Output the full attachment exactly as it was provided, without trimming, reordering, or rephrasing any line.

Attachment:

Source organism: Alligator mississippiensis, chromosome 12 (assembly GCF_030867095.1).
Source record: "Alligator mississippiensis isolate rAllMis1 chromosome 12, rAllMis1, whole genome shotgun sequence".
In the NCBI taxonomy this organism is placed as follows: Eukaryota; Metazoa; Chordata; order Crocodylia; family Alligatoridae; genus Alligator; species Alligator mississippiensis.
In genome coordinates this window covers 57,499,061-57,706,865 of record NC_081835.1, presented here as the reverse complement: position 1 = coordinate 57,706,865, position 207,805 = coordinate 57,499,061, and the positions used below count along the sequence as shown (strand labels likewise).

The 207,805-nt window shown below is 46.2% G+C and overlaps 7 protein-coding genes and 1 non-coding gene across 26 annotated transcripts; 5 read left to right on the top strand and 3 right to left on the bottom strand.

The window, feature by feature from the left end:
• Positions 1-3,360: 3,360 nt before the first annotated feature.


Source organism: Alligator mississippiensis, chromosome 12 (assembly GCF_030867095.1).
Source record: "Alligator mississippiensis isolate rAllMis1 chromosome 12, rAllMis1, whole genome shotgun sequence".
In the NCBI taxonomy this organism is placed as follows: Eukaryota; Metazoa; Chordata; order Crocodylia; family Alligatoridae; genus Alligator; species Alligator mississippiensis.
In genome coordinates this window covers 57,499,061-57,706,865 of record NC_081835.1, presented here as the reverse complement: position 1 = coordinate 57,706,865, position 207,805 = coordinate 57,499,061, and the positions used below count along the sequence as shown (strand labels likewise).

The 207,805-nt window shown below is 46.2% G+C and overlaps 7 protein-coding genes and 1 non-coding gene across 26 annotated transcripts; 5 read left to right on the top strand and 3 right to left on the bottom strand.

The window, feature by feature from the left end:
• Positions 1-3,360: 3,360 nt before the first annotated feature.